AMD's EPYC Server CPU

If you have read Ian's articles about Zen and EPYC in detail, you can skip this page. For those of you who need a refresher, let us quickly review what AMD is offering. 

The basic building block of EPYC and Ryzen is the CPU Complex (CCX), which consists of 4 vastly improved "Zen" cores, connected to an L3-cache. In a full configuration each core technically has its own 2 MB of L3, but access to the other 6 MB is rather speedy. Within a CCX we measured 13 ns to access the first 2 MB, and 15 to 19 ns for the rest of the 8 MB L3-cache, a difference that's hardly noticeable in the grand scheme of things. The L3-cache acts as a mostly exclusive victim cache. 

Two CCXes make up one Zeppelin die. A custom fabric – AMD's Infinity Fabric – ties together two CCXes, the two 8 MB L3-caches, 2 DDR4-channels, and the integrated PCIe lanes. That topology is not without some drawbacks though: it means that there are two separate 8 MB L3 caches instead of one single 16 MB LLC. This has all kinds of consequences. For example the prefetchers of each core make sure that data of the L3 is brought into the L1 when it is needed. Meanwhile each CCX has its own separate (not inside the L3, so no capacity hit) and dedicated SRAM snoop directory (keeping track of 7 possible states). In other words, the local L3-cache communicates very quickly with everything inside the same CCX, but every data exchange between two CCXes comes with a tangible latency penalty. 

Moving further up the chain, the complete EPYC chip is a Multi Chip Module(MCM) containing 4 Zeppelin dies.

AMD made sure that each die is only one hop apart from the other, ensuring that the off-die latency is as low as reasonably possible.

Meanwhile scaling things up to their logical conclusion, we have 2P configurations. A dual socket EPYC setup is in fact a "virtual octal socket" NUMA system. 

AMD gave this "virtual octal socket" topology ample bandwidth to communicate. The two physical sockets are connected by four bidirectional interconnects, each consisting of 16 PCIe lanes. Each of these interconnect links operates at +/- 38 GB/s (or 19 GB/s in each direction). 

So basically, AMD's topology is ideal for applications with many independently working threads such as small VMs, HPC applications, and so on. It is less suited for applications that require a lot of data synchronization such as transactional databases. In the latter case, the extra latency of exchanging data between dies and even CCX is going to have an impact relative to a traditional monolithic design.

Tensions (And Chip Sizes) Are Rising AMD’s EPYC 7000-Series Processors
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  • Shankar1962 - Wednesday, July 12, 2017 - link

    AMD is fooling everyone one by showing more cores, pci lanes, security etc
    Can someone explain me why GOOGLE ATT AWS ALIBABA etc upgraded to sky lake when AMD IS SUPERIOR FOR HALF THE PRICE?
    Reply
  • Shankar1962 - Wednesday, July 12, 2017 - link

    Sorry its Baidu
    Pretty sure Alibaba will upgrade

    https://www.google.com/amp/s/seekingalpha.com/amp/...
    Reply
  • PixyMisa - Thursday, July 13, 2017 - link

    Lots of reasons.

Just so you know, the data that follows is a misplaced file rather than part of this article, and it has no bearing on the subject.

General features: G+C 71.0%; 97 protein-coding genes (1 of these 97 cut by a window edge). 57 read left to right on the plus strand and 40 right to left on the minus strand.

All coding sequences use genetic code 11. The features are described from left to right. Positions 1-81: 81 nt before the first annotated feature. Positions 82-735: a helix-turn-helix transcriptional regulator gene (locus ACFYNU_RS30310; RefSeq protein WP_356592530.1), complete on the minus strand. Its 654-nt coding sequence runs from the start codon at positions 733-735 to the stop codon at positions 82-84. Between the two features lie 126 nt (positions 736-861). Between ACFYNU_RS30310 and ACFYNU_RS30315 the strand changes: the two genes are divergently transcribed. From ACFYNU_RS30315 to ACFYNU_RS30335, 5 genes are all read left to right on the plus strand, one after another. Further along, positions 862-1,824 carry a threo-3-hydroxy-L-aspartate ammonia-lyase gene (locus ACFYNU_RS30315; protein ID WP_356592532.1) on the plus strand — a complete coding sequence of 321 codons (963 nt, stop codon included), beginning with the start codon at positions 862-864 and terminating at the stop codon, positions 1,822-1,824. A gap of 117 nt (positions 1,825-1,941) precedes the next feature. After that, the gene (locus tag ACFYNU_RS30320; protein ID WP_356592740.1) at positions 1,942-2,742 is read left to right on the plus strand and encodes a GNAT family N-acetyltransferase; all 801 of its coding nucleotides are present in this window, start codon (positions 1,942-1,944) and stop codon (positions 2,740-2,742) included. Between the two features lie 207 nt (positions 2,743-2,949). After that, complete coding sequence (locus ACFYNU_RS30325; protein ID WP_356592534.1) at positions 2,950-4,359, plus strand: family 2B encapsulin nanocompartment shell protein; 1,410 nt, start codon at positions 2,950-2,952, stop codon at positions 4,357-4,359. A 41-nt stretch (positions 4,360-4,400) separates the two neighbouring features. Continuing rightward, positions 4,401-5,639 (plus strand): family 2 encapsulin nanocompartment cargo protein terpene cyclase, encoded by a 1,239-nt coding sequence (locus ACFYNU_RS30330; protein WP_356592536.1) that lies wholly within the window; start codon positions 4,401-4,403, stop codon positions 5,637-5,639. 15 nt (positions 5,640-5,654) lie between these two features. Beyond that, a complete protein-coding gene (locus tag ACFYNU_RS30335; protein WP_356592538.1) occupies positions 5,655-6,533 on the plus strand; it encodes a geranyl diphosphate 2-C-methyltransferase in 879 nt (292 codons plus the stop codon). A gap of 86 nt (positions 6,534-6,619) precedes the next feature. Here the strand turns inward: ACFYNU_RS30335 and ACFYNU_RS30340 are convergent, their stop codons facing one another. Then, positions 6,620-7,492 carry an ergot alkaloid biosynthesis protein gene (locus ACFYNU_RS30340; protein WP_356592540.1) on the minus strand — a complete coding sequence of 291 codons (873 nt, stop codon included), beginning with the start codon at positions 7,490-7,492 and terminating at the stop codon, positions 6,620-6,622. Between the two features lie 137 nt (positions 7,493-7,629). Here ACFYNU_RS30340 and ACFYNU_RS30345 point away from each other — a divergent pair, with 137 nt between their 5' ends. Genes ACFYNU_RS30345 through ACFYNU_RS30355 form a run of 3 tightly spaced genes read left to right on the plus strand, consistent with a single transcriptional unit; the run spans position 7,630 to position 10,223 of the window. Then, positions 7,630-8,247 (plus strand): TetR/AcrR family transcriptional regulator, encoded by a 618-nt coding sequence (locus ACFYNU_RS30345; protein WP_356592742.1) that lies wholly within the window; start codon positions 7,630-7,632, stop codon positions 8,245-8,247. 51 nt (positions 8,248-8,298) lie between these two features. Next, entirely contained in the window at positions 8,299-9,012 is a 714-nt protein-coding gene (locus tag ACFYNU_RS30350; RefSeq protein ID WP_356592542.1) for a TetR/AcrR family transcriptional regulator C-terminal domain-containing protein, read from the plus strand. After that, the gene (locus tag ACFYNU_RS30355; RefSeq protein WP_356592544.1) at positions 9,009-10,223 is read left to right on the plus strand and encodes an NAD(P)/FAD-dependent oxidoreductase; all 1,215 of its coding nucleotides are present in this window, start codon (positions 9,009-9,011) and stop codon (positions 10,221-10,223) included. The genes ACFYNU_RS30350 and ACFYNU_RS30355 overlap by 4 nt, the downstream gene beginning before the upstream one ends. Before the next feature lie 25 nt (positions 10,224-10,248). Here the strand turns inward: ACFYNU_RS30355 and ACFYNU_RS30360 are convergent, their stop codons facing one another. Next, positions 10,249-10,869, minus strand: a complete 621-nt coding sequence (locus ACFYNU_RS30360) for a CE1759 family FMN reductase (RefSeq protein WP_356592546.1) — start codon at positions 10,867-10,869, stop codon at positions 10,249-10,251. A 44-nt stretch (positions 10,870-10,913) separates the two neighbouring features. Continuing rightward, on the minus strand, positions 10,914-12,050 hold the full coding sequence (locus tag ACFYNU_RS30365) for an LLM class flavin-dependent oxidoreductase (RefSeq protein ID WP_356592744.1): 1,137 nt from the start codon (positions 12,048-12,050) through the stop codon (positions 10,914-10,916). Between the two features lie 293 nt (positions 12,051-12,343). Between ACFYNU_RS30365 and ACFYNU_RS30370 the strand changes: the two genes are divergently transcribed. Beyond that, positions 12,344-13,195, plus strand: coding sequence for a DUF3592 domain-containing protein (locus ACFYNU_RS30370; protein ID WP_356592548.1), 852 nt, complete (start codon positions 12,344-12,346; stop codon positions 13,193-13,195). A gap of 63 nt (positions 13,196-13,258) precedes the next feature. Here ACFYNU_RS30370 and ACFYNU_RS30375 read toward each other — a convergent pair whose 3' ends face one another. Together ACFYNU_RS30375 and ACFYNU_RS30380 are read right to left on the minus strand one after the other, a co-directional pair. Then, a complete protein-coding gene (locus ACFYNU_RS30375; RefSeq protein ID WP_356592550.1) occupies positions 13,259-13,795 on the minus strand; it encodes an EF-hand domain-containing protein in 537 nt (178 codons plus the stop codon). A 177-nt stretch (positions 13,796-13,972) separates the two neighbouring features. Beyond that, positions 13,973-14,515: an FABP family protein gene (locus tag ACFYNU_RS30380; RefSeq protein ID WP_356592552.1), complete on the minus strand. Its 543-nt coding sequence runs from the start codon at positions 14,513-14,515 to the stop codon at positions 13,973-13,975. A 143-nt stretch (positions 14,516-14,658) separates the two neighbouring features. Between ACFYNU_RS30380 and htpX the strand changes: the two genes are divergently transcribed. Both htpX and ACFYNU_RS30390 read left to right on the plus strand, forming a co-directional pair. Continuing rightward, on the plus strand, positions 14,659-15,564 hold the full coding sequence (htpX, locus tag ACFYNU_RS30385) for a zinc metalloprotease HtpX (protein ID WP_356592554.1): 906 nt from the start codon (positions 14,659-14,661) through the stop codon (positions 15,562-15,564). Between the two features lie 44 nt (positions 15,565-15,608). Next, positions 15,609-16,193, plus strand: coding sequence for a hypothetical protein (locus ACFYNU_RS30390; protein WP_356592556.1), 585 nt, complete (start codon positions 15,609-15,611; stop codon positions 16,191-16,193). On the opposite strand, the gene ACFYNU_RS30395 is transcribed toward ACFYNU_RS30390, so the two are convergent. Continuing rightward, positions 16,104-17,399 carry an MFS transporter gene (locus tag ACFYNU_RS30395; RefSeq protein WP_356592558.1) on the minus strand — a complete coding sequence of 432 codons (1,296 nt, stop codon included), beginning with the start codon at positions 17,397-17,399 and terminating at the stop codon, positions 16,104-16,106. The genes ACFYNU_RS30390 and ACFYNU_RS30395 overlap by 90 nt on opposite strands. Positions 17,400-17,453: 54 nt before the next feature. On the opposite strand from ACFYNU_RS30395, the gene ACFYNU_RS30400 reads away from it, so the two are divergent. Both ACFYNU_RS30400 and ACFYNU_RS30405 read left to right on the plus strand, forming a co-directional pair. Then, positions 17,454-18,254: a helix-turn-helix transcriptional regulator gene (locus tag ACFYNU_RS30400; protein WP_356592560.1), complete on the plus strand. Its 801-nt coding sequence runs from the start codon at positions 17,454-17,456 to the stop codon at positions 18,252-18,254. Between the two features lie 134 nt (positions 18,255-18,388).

1. Epyc is brand new. You can bet that every major server customer has it in testing, but it could easily be a year before they're ready to deploy.
    2. Functions like ESXi hot migration may not be supported on Epyc yet, and certainly not between Epyc and Intel.
    3. Those companies don't pay the same prices we do. Amazon have customised CPUs for AWS - not a different die, but a particular spec that isn't on Intel's product list.

    There's no trick here. This is what AMD did before, back in 2006.
    Reply
  • blublub - Tuesday, July 11, 2017 - link

    I kinda miss Infinity Fabric on my Haswell CPU and it seems to only have on die - so why is that missing on Haswell wehen Ryzen is an exact copy? Reply
  • blublub - Tuesday, July 11, 2017 - link

    argh that post did get lost. Reply
  • zappor - Tuesday, July 11, 2017 - link

    4.4.0 kernel?! That's not good for single-die Zen and must be even worse for Epyc!

    AMD's Ryzen Will Really Like A Newer Linux Kernel:
    https://www.phoronix.com/scan.php?page=news_item&a...

    Kernel 4.10 gives Linux support for AMD Ryzen multithreading:
    http://www.pcworld.com/article/3176323/linux/kerne...
    Reply
  • JohanAnandtech - Friday, July 21, 2017 - link

    We will update to a more updated kernel once the hardware update for 16.04 LTS is available. Should be August according to Ubuntu Reply
  • kwalker - Tuesday, July 11, 2017 - link

    You mention an OpenFOAM benchmark when talking about the new mesh topology but it wasn't included in the article. Any way you could post that? We are trying to evaluate EPYC vs Skylake for CFD applications. Reply
  • JohanAnandtech - Friday, July 21, 2017 - link

    Any suggestion on a good OpenFoam benchmark that is available? Our realworld example is not compatible with the latest OpenFoam versions. Just send me an e-mail, if you can assist. Reply
  • Lolimaster - Tuesday, July 11, 2017 - link

    AMD's lego design where basically every CCX can be used in whatever config they want be either consumer/HEDT or server is superior in the multicore era.

    Cheaper to produce, cheaper to sell, huge profits.
    Reply

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